US20120308805A1 (en) 2011-05-31 2012-12-06 Sella Nadav Solid freeform fabrication of easily removeable support constructions
US20130066812A1 (en) 2011-09-13 2013-03-14 Stratasys, Inc. Solid identification grid engine for calculating support material volumes, and methods of use
US20130124151A1 (en) 2011-08-26 2013-05-16 Radomir Mech Methods and Apparatus for Printability of Three-Dimensional Objects
US20130256953A1 (en) 2011-04-29 2013-10-03 Phenix Systems Method for manufacturing an object by solidifying powder using a laser beam with the insertion of a member for absorbing deformations
US20130312928A1 (en) 2011-02-04 2013-11-28 Layerwise N.V. Method for manufacturing thin-walled structures in layers
US20130313743A1 (en) 2012-05-22 2013-11-28 Benjamin E. Rockhold In-filling for additive manufacturing
US8610027B2 (en) 2010-01-26 2013-12-17 Alstom Technology Ltd Process for producing a 3-dimensional component by selective laser melting (SLM)
US20140300017A1 (en) * 2013-04-05 2014-10-09 Formlabs Additive fabrication support structures
US20150066178A1 (en) * 2013-08-30 2015-03-05 Adobe Systems Incorporated Adaptive supports for 3d printing

Family Cites Families (3)

* Cited by examiner, † Cited by third party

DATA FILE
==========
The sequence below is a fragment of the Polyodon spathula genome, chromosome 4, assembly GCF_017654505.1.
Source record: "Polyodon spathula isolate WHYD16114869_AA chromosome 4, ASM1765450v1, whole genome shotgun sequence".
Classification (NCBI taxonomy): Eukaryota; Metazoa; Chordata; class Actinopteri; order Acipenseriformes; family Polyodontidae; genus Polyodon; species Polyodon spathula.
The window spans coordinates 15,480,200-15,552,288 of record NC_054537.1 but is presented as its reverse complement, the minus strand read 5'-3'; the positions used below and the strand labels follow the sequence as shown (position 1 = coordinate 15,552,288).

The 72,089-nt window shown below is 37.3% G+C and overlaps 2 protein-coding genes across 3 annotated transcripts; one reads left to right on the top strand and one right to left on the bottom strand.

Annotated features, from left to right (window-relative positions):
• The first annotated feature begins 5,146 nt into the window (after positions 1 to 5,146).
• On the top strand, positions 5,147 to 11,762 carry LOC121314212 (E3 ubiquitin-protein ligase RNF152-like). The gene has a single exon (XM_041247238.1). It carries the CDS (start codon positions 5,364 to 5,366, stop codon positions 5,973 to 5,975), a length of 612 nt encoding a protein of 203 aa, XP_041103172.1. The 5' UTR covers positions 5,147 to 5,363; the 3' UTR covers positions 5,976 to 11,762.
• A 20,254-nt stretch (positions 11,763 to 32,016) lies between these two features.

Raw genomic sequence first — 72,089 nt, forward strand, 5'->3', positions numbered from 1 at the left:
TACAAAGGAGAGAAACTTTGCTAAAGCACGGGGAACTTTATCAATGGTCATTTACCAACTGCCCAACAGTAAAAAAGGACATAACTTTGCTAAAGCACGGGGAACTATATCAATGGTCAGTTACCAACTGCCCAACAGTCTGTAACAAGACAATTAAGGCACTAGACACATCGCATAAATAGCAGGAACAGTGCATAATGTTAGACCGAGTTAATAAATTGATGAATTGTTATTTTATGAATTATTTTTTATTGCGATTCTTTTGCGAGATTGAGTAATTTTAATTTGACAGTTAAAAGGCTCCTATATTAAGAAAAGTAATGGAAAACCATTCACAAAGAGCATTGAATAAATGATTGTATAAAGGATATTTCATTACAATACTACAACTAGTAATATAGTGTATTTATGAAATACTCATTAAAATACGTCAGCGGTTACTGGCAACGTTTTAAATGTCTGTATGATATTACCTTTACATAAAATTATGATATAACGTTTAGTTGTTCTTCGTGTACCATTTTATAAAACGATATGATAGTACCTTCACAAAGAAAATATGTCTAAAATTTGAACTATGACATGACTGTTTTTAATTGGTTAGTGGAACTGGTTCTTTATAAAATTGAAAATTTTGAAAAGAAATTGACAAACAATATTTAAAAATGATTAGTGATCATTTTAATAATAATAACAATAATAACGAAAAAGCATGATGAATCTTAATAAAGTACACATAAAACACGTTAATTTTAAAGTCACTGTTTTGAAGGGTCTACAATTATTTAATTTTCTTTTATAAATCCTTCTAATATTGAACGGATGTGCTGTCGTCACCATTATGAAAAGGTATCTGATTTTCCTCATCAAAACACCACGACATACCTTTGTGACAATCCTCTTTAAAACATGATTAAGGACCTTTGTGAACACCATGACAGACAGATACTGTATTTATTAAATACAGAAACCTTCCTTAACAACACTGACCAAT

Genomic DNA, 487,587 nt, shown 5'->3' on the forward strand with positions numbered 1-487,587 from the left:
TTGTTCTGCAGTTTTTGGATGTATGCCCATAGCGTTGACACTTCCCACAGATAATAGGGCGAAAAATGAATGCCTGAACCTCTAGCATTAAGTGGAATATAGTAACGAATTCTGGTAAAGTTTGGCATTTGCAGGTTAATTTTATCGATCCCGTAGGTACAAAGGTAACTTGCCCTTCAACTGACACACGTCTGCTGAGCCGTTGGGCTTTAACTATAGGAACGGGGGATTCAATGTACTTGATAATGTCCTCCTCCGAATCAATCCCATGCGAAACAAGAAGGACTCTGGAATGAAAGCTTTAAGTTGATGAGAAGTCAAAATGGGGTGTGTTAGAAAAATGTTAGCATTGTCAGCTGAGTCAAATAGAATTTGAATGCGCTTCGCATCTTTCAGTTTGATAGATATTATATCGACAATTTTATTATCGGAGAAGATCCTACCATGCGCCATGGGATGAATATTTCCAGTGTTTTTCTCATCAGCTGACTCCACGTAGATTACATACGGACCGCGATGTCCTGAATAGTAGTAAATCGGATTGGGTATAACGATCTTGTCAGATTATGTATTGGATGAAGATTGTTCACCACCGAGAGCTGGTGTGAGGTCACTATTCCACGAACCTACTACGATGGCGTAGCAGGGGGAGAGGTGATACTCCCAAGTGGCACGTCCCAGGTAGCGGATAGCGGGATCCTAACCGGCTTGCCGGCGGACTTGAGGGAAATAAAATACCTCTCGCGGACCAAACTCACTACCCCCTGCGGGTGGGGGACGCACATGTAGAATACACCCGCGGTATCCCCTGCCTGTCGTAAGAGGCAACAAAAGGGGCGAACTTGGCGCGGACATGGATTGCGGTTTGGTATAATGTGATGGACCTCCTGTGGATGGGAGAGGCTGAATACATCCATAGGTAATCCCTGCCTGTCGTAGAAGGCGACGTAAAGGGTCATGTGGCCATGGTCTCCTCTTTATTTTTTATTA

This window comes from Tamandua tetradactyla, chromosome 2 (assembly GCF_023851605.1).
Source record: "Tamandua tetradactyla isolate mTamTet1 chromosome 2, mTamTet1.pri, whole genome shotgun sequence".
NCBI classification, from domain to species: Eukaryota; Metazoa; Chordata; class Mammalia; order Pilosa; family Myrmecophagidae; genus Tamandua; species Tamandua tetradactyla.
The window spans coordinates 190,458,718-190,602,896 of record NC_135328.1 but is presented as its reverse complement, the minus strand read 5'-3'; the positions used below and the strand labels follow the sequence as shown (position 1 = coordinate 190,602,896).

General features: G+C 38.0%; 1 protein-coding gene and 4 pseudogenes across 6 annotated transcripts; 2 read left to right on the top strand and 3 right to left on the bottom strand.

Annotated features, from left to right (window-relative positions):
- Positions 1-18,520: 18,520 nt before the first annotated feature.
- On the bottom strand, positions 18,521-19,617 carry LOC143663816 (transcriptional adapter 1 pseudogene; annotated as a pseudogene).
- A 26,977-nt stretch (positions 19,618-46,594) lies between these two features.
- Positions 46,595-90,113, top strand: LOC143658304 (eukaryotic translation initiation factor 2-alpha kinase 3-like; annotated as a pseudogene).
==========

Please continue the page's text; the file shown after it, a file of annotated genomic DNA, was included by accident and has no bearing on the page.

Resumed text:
Publication number Priority date Publication date Assignee Title
JP2002073705A (en) * 2000-08-29 2002-03-12 Kawasaki Heavy Ind Ltd Method for preparing stress analysis model for bogie frame of rolling stock
JP2003136605A (en) * 2001-11-06 2003-05-14 Toshiba Corp Method for forming product and its product
JP4007857B2 (en) * 2002-05-30 2007-11-14 本田技研工業株式会社 Function quality inspection method according to the three-dimensional solid model

Patent Citations (45)

* Cited by examiner, † Cited by third party
Publication number Priority date Publication date Assignee Title
US5015424A (en) 1988-04-18 1991-05-14 3D Systems, Inc. Methods and apparatus for production of three-dimensional objects by stereolithography
US5184307A (en) 1988-04-18 1993-02-02 3D Systems, Inc. Method and apparatus for production of high resolution three-dimensional objects by stereolithography
US5321622A (en) 1988-04-18 1994-06-14 3D Systems, Inc. Boolean layer comparison slice
US4999143A (en) 1988-04-18 1991-03-12 3D Systems, Inc. Methods and apparatus for production of three-dimensional objects by stereolithography
US5216616A (en) 1989-06-26 1993-06-01 Masters William E System and method for computer automated manufacture with reduced object shape distortion
US5017317A (en) 1989-12-04 1991-05-21 Board Of Regents, The Uni. Of Texas System Gas phase selective beam deposition
US5402351A (en) * 1991-01-03 1995-03-28 International Business Machines Corporation Model generation system having closed-loop extrusion nozzle positioning
EP0655317A1 (en) 1993-11-03 1995-05-31 Stratasys Inc. Rapid prototyping method for separating a part from a support structure
EP0666163A2 (en) 1994-02-04 1995-08-09 Stratasys Inc. A part fabrication method comprising a bridging technique
US5595703A (en) 1994-03-10 1997-01-21 Materialise, Naamloze Vennootschap Method for supporting an object made by means of stereolithography or another rapid prototype production method